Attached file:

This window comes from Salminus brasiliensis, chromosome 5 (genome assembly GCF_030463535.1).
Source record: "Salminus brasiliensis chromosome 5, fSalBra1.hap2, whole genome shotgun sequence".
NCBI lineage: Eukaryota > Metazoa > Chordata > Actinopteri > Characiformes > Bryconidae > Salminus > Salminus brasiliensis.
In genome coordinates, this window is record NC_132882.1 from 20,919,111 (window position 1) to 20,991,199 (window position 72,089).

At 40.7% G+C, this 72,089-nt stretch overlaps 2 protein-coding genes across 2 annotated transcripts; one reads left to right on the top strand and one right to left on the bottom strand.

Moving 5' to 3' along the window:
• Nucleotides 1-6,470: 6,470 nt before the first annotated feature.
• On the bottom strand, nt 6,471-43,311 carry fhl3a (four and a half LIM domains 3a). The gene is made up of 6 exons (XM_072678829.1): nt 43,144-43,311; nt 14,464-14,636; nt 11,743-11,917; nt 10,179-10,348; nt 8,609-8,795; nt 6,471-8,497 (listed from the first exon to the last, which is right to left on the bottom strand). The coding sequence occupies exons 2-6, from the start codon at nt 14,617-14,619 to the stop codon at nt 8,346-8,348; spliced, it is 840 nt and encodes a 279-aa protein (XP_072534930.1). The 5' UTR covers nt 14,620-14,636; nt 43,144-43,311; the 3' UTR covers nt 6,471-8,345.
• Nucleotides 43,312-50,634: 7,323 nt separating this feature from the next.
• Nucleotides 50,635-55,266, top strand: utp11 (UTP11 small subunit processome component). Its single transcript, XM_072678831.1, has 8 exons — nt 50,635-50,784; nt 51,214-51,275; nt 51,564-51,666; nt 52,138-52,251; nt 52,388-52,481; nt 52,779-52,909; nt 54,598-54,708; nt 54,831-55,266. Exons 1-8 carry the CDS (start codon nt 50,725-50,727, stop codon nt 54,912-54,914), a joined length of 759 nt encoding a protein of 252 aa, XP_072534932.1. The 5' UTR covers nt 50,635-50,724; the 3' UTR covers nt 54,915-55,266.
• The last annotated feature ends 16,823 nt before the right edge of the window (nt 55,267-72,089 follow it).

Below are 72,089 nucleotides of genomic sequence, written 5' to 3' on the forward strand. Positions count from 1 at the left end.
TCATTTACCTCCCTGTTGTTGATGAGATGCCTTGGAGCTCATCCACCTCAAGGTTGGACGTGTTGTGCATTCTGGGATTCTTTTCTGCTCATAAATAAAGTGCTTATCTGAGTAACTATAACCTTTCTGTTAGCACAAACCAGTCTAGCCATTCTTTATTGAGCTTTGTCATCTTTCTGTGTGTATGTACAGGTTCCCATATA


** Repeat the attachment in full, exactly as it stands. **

This window comes from Salminus brasiliensis, chromosome 5 (genome assembly GCF_030463535.1).
Source record: "Salminus brasiliensis chromosome 5, fSalBra1.hap2, whole genome shotgun sequence".
NCBI lineage: Eukaryota > Metazoa > Chordata > Actinopteri > Characiformes > Bryconidae > Salminus > Salminus brasiliensis.
In genome coordinates, this window is record NC_132882.1 from 20,919,111 (window position 1) to 20,991,199 (window position 72,089).

At 40.7% G+C, this 72,089-nt stretch overlaps 2 protein-coding genes across 2 annotated transcripts; one reads left to right on the top strand and one right to left on the bottom strand.

Moving 5' to 3' along the window:
• Nucleotides 1-6,470: 6,470 nt before the first annotated feature.
• On the bottom strand, nt 6,471-43,311 carry fhl3a (four and a half LIM domains 3a). The gene is made up of 6 exons (XM_072678829.1): nt 43,144-43,311; nt 14,464-14,636; nt 11,743-11,917; nt 10,179-10,348; nt 8,609-8,795; nt 6,471-8,497 (listed from the first exon to the last, which is right to left on the bottom strand). The coding sequence occupies exons 2-6, from the start codon at nt 14,617-14,619 to the stop codon at nt 8,346-8,348; spliced, it is 840 nt and encodes a 279-aa protein (XP_072534930.1). The 5' UTR covers nt 14,620-14,636; nt 43,144-43,311; the 3' UTR covers nt 6,471-8,345.
• Nucleotides 43,312-50,634: 7,323 nt separating this feature from the next.
• Nucleotides 50,635-55,266, top strand: utp11 (UTP11 small subunit processome component). Its single transcript, XM_072678831.1, has 8 exons — nt 50,635-50,784; nt 51,214-51,275; nt 51,564-51,666; nt 52,138-52,251; nt 52,388-52,481; nt 52,779-52,909; nt 54,598-54,708; nt 54,831-55,266. Exons 1-8 carry the CDS (start codon nt 50,725-50,727, stop codon nt 54,912-54,914), a joined length of 759 nt encoding a protein of 252 aa, XP_072534932.1. The 5' UTR covers nt 50,635-50,724; the 3' UTR covers nt 54,915-55,266.
• The last annotated feature ends 16,823 nt before the right edge of the window (nt 55,267-72,089 follow it).

Below are 72,089 nucleotides of genomic sequence, written 5' to 3' on the forward strand. Positions count from 1 at the left end.
TCATTTACCTCCCTGTTGTTGATGAGATGCCTTGGAGCTCATCCACCTCAAGGTTGGACGTGTTGTGCATTCTGGGATTCTTTTCTGCTCATAAATAAAGTGCTTATCTGAGTAACTATAACCTTTCTGTTAGCACAAACCAGTCTAGCCATTCTTTATTGAGCTTTGTCATCTTTCTGTGTGTATGTACAGGTTCCCATATA